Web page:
"Revise and rewrite." (William Strunk, Jr. & E.B. White, The Elements of Style)
If you think your life is going well, that while you may not be perfect you may be "practically perfect," as Mary Poppins said, think again. We are not a finished manuscript. The story of our life is being constantly revised and even rewritten, thank God, an often painful process but one in good hands and for good purpose.
Writers know all about this pain, and Strunk and White are right on mark in saying that "it is no sign of weakness or defeat that your manuscript ends up in need of major surgery." In a time before word processors, they used more vivid imagery to convey the seriousness of what had to be done: "Do not be afraid to seize what has been written and cut it to ribbons. . . . [S]cissors should be brought into play." Ouch! Sometimes, the writer is even taken back to one good page, one good paragraph, or one good sentence, cutting away everything that he worked so hard for, had invested so much in. And yet it's not wasted work. Sometimes a writer has to set out on a path, committing himself to a particular story or theme, before he can discover the better path.
Jeremiah reports the Lord as saying "See, I will refine and test them, for what else can I do because of the sin of my people?" (Jer. 9:7). Just as a writer must bring judgment on his writing, cutting away what is dross, so God brings a refining judgment on His people. Sometimes the change is incremental, some specific sin, for example, that besets us. But sometimes, as with the Apostle Paul, we realize that we have spent our whole life serving a God of our on construct and, thus, God reveals how deeply flawed we are and gives us a new place to start from.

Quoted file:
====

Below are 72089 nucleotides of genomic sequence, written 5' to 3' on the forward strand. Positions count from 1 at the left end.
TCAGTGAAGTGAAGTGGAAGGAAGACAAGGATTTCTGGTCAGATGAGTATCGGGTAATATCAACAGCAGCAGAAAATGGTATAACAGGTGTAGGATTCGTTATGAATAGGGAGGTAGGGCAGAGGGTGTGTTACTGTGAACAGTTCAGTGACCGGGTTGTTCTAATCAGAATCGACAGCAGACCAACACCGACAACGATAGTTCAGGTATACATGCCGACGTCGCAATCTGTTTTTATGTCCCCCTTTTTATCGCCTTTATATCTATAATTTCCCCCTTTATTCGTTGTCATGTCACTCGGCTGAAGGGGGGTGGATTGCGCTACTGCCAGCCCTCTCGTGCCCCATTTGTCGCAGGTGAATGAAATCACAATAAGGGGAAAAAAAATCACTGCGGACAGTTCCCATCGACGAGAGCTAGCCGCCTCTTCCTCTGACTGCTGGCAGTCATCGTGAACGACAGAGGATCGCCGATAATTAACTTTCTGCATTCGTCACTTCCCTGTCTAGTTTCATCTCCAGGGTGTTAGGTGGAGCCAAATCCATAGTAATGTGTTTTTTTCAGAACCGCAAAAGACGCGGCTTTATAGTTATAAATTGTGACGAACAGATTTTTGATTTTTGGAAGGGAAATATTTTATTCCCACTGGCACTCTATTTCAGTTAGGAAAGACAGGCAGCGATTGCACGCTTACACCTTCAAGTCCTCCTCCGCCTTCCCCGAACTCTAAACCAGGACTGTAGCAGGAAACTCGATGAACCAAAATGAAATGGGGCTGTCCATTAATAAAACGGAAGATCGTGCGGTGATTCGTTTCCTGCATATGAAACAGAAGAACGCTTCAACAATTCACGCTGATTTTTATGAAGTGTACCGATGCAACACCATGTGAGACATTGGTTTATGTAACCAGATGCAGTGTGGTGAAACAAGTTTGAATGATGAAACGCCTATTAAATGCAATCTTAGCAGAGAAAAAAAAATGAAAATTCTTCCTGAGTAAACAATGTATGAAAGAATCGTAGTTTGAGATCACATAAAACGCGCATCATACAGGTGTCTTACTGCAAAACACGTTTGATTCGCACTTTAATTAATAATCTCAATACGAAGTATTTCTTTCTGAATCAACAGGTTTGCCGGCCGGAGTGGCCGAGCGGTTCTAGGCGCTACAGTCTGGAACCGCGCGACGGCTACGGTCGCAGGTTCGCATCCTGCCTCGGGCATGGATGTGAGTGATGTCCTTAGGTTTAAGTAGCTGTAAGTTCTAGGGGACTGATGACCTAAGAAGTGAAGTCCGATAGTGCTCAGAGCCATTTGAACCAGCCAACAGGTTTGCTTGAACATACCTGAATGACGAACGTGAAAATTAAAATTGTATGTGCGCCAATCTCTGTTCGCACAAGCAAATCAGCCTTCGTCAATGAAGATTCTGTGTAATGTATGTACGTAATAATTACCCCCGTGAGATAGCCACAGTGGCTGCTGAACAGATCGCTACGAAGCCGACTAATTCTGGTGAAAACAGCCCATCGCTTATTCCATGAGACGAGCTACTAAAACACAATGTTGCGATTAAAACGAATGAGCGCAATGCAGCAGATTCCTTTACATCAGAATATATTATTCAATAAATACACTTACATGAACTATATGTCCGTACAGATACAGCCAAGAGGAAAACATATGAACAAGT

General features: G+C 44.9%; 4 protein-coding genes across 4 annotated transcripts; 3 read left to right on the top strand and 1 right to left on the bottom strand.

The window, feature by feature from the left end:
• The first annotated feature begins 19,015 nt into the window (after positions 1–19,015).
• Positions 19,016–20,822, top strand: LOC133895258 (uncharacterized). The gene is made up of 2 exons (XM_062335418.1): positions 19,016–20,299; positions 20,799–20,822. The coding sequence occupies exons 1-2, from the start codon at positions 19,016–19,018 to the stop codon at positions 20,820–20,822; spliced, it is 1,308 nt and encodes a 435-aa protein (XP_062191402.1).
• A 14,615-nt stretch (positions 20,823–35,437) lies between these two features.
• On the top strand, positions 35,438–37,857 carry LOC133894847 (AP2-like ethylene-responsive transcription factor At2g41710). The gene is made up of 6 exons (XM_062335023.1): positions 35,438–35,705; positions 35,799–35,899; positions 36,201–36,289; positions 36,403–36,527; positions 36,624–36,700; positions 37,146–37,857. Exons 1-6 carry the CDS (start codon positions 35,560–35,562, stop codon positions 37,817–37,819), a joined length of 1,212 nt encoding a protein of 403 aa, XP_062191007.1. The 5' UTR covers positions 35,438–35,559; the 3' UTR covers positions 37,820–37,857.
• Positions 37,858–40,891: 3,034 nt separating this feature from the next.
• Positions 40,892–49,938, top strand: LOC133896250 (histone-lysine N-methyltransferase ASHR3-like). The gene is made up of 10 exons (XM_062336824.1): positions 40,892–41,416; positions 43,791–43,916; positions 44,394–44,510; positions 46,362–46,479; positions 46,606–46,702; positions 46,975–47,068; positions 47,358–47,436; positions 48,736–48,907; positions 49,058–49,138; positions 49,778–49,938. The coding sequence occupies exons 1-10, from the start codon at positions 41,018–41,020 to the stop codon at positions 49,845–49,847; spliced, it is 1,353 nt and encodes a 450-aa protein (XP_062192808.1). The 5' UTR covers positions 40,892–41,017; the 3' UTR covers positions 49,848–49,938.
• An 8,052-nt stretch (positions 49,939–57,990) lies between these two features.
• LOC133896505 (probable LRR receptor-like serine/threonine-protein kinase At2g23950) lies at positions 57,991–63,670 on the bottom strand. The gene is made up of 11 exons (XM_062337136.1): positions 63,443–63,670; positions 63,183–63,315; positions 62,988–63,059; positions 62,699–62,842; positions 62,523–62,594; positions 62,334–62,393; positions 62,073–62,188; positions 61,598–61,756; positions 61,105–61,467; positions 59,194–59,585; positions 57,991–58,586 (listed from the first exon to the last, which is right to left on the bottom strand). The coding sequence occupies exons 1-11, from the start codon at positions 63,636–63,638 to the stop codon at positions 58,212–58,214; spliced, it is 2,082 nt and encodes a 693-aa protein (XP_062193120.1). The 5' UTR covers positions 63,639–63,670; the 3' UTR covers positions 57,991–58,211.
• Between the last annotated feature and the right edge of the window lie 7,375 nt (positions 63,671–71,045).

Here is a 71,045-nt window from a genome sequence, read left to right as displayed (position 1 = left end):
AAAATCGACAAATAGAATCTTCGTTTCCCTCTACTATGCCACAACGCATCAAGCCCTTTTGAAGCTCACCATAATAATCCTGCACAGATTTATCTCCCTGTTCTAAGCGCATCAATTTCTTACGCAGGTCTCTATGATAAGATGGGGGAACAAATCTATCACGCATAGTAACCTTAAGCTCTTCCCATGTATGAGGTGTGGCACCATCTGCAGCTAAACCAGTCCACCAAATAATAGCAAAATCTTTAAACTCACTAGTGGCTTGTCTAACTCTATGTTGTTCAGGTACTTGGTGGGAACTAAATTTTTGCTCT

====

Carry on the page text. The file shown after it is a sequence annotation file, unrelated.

A friend of mine recently shared with me how as a teenager he had an image as a Christian youth leader, one he knew was false but one he also tired to carefully maintain. When God revealed his hypocrisy, it was difficult for him to confess it publically, because it meant starting over, confessing that what he had seemed to be was not what he actually was. But he did. He's never regretted that, and his holding on to that image seems ridiculous now, like insisting on writing pulp fiction when you could write a story like "To Kill a Mockingbird." Like him, I have to let go everyday of what I think I am and be open to God's reordering and rewriting of my life.
For Christians, revising and rewriting is really just being open to God's conviction and then responding, being willing to set aside our image of ourselves, our own constructs, and be open to change, even serious change. "Scissors should be brought into play," say Strunk and White. The scissors may cut, but the comfort is that what's given back to us is so much better than what we so tenaciously held on to. He is, after all, the Author of Life. He writes the best stories.